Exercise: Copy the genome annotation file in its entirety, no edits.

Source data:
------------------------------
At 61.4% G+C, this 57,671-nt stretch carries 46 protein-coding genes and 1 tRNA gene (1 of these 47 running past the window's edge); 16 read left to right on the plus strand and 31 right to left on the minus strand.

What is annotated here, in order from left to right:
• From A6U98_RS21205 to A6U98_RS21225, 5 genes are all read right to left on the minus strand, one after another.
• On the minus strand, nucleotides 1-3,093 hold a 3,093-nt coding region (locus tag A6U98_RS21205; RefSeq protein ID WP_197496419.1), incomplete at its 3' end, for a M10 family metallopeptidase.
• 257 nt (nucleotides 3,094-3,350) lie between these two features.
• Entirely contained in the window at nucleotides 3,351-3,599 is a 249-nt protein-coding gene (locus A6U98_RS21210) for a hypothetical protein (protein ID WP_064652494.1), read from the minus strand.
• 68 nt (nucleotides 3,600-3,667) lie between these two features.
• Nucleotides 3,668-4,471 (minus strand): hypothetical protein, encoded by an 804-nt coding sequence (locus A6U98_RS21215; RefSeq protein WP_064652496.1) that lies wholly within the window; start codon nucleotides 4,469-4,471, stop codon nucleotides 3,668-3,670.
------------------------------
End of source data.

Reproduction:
At 61.4% G+C, this 57,671-nt stretch carries 46 protein-coding genes and 1 tRNA gene (1 of these 47 running past the window's edge); 16 read left to right on the plus strand and 31 right to left on the minus strand.

What is annotated here, in order from left to right:
• From A6U98_RS21205 to A6U98_RS21225, 5 genes are all read right to left on the minus strand, one after another.
• On the minus strand, nucleotides 1-3,093 hold a 3,093-nt coding region (locus tag A6U98_RS21205; RefSeq protein ID WP_197496419.1), incomplete at its 3' end, for a M10 family metallopeptidase.
• 257 nt (nucleotides 3,094-3,350) lie between these two features.
• Entirely contained in the window at nucleotides 3,351-3,599 is a 249-nt protein-coding gene (locus A6U98_RS21210) for a hypothetical protein (protein ID WP_064652494.1), read from the minus strand.
• 68 nt (nucleotides 3,600-3,667) lie between these two features.
• Nucleotides 3,668-4,471 (minus strand): hypothetical protein, encoded by an 804-nt coding sequence (locus A6U98_RS21215; RefSeq protein WP_064652496.1) that lies wholly within the window; start codon nucleotides 4,469-4,471, stop codon nucleotides 3,668-3,670.